I Know Why the Caged Bird Sings by Maya Angelou (review by Andrew R. ’17)

I Know Why the Caged Bird SingsI Know Why the Caged Bird Sings by Maya Angelou
My rating: 5 of 5 stars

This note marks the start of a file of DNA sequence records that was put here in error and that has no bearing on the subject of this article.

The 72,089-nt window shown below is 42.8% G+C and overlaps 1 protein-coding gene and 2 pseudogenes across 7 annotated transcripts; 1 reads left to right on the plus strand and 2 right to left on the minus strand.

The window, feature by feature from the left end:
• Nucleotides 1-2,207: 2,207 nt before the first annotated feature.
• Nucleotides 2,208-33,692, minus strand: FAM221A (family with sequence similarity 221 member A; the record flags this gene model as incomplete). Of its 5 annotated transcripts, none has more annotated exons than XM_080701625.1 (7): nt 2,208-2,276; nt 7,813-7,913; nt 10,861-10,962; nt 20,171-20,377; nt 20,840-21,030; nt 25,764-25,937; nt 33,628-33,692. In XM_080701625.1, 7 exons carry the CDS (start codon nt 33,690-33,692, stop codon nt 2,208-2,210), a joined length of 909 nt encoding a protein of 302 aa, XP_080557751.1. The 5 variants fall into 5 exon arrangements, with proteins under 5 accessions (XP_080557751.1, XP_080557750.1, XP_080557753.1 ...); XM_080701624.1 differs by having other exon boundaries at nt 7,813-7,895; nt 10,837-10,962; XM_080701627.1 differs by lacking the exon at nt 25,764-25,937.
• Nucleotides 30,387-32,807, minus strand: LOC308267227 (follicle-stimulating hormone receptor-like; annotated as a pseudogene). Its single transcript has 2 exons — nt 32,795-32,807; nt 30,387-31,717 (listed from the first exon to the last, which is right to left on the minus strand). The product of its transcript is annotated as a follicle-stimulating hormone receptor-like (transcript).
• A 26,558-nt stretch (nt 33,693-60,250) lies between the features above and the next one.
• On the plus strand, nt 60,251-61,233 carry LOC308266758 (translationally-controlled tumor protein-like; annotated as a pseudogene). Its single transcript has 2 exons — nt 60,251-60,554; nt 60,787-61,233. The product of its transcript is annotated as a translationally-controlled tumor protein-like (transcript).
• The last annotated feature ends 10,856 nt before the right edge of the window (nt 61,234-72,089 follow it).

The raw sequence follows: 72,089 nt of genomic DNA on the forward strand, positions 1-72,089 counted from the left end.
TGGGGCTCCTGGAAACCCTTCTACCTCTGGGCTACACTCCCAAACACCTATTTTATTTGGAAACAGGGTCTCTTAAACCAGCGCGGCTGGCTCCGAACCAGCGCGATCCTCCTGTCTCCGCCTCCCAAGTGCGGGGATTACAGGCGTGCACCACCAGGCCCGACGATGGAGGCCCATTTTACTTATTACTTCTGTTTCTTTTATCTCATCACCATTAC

Maya Angelou, the beloved and decorated author who passed away just under a year ago, is known equally well as a poet and a memoirist, but reading I Know Why the Caged Bird Sings has left no doubt in my mind as to which part of her legacy is more accurate. Dr. Angelou was a poet. Yes, Caged Bird is a prose memoir, one that spans Angelou’s adoption by her grandmother (at age three) to the birth of her first child (at age 17), but the book is written like no autobiography I have ever encountered: the language possesses a lyricism and a flow that very little poetry, much less prose, can lay claim to. In fact, Caged Bird often felt like a long, simple poem, free of the intimidating erudition that so often accompanies book-length verse. Although Angelou writes in the voice of maturity, her narrative convincingly portrays the confusion of a young black child in the Deep South—and the portrait of racism that results is painful and jarring. Caged Bird is more than the sum of its parts: it’s not a poetic memoir or an autobiographical poem, but a beautiful and frightening vision of our country’s past. – Andrew R.’17

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